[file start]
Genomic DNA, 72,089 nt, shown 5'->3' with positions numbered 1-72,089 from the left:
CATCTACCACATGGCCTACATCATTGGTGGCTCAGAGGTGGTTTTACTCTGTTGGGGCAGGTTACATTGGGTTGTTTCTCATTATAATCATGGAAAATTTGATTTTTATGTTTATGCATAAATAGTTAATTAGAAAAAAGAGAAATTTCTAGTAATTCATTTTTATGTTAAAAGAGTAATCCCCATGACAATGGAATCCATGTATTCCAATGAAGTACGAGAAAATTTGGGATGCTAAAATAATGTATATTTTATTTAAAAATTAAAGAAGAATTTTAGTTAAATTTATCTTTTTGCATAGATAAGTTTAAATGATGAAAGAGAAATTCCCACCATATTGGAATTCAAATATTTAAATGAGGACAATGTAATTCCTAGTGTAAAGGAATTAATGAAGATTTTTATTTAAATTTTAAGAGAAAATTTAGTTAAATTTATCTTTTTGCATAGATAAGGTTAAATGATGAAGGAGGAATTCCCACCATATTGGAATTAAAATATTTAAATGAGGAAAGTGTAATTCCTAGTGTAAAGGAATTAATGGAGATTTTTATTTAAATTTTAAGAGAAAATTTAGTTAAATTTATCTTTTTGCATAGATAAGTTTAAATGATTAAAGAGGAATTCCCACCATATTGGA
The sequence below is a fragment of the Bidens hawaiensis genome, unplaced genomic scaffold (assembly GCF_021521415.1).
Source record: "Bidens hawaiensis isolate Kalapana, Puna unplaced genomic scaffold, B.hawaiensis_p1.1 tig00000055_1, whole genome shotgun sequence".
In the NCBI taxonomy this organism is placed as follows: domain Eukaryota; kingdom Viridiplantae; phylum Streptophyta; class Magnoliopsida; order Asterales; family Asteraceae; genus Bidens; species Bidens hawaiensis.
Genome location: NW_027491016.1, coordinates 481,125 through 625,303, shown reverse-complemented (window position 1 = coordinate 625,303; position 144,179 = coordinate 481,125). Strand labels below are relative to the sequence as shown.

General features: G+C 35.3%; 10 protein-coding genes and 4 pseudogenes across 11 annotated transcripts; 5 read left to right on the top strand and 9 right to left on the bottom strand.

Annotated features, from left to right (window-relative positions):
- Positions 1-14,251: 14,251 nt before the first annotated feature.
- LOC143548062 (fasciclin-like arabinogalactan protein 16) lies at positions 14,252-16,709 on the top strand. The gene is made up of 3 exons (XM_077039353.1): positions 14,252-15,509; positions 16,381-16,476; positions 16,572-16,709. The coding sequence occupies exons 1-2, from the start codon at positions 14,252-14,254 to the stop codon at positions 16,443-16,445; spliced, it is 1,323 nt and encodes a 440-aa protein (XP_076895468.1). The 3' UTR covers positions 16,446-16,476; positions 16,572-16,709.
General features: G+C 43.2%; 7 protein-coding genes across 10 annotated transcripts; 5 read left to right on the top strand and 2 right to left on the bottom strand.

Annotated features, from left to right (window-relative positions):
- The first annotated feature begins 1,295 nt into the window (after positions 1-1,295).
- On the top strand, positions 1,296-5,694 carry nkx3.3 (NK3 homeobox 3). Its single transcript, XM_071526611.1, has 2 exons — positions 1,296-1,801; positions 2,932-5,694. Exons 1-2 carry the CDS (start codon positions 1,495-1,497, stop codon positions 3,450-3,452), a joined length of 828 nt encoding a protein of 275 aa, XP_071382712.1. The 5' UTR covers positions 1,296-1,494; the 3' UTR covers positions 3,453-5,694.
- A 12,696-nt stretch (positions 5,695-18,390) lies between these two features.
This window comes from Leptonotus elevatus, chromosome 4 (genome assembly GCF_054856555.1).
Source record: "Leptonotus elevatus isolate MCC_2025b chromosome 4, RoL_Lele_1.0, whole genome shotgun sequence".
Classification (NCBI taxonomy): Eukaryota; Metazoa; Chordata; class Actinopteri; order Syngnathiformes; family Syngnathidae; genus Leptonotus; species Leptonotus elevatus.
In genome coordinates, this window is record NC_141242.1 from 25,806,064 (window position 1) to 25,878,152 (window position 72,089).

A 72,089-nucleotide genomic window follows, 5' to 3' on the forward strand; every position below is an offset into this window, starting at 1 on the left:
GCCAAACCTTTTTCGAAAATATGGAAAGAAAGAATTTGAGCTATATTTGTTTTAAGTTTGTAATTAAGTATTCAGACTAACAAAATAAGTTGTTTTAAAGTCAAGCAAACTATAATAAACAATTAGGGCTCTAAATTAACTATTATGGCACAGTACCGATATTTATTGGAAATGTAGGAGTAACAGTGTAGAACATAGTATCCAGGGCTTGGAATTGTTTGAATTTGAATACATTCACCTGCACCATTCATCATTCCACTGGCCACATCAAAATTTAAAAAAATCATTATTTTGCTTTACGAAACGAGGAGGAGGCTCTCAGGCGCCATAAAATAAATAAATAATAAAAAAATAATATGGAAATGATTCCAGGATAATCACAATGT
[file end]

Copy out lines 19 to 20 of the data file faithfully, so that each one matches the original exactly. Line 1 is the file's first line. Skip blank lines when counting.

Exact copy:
In genome coordinates, this window is record NC_141242.1 from 25,806,064 (window position 1) to 25,878,152 (window position 72,089).

A 72,089-nucleotide genomic window follows, 5' to 3' on the forward strand; every position below is an offset into this window, starting at 1 on the left: